BECAUSE GRANDPARENTS CARE TOO
Recently I had the pleasure of meeting Anne, a grandparent and the developer of SNUG. She told me about her experiences and what led her to develop SNUG.
Your eagerly awaited Grandchild has been born with a disability, not the news you were expecting. Upon hearing the news myself I can remember feeling frightened and confused. I wanted to burst into tears but I knew that I had to be strong for the sake of my Daughter. Later in the privacy of my home I gave into the tears but I also felt another emotion GUILT.
My Granddaughter was born with an underdeveloped brain, and has Global Developmental Delay there is still no official diagnosis as to why this happened. No one was to blame, so why the guilt?
I felt guilty because I did not know what to say.
I felt guilty because Mums fix things, they make things better. I could not make this better.
I felt guilty because I knew that my own child’s life had now changed forever. This was not the future I wanted for her. I felt as if I had failed her as a Mother.
These feelings did not last but they were very real at the time. The problem is that it is hard for Grandparents to talk to anyone about their own feelings and emotions as, understandably, everyone is concerned about the parents of the disabled child. I also found it difficult to talk to others about my feelings. For a Grandparent to talk about how things are affecting them could be looked upon as selfish by some, especially at a time when all the focus is on helping the Parents. The truth is though that it does affect you and you do need to talk. Grandparents need to be able to talk to other Grandparents who understand what they are going through because they have been there themselves. At the time though I had no idea that other Grandparents might be going through similar feelings.
It was only after a chance meeting with a few other Grandparents at my Granddaughter’s special needs nursery that I learnt that I was not the only one that felt this way. During a short space of time a few of us started up a conversation and one by one we realised that we were not alone. I went home later that day feeling that a weight had been lifted from me. I decided that I needed to do something to help bring Grandparents of Grandchildren with additional needs together so they could help each other through their own experiences.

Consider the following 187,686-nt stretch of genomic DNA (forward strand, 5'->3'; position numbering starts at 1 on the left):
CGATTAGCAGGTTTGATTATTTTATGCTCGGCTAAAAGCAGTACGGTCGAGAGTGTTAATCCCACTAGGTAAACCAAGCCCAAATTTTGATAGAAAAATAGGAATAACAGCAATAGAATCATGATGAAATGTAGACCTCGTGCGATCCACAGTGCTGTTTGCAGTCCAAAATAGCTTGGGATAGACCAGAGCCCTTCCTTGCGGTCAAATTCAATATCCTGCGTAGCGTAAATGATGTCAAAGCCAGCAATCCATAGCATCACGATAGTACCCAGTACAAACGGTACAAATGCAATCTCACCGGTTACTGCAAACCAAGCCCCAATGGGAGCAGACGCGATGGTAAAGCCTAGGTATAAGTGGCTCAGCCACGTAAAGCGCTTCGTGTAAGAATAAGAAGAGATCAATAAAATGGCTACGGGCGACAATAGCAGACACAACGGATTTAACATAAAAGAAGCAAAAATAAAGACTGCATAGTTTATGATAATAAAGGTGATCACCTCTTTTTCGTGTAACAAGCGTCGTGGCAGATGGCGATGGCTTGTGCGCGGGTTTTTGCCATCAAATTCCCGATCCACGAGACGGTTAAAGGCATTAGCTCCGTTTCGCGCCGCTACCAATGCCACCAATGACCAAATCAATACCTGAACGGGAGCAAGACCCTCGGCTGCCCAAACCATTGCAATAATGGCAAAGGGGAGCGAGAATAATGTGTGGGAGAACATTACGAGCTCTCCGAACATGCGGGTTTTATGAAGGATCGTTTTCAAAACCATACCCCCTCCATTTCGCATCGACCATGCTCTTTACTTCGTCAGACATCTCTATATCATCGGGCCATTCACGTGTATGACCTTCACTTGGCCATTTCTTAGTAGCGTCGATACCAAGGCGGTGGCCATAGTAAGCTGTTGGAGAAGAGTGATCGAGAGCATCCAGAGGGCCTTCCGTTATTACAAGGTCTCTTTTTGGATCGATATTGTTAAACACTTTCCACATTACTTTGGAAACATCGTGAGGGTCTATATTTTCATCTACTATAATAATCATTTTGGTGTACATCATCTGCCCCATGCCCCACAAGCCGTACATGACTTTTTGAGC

At first I was only concerned in getting a local meet up group started. My local Council had a lottery funded project called Skillshare and this had been set up to provide training for parents and carers to set up local support networks. I outlined my plans to them and thankfully they agreed that Grandparents were often overlooked when it came to supporting families and yet Grandparents nowadays help with the care of their Grandchildren more than ever. Thanks to Skillshare and Big Lottery Funding I was able to get SNUG (Special Needs United Grandparents) off the ground and we started up a local meeting group for Grandparents of SN Grandchildren where we were able to talk about our feelings and share advice among others who understood. Two years later and that meet up group is still going.
Once the group became better known, I was starting to get calls from Grandparents who still wanted to be in touch with others but were not able to come to the meetings for various reasons. Because of this I decided to put SNUG on Facebook. The group page is closed and is for Grandparents of SN Grandchildren only. This is to offer members a bit more security and the chance to be able to open up without the worry of upsetting any other family members. We started off slowly but over time the numbers have been growing. To date we now have 175 members on our Facebook Group which includes Grandparents from all parts of the world.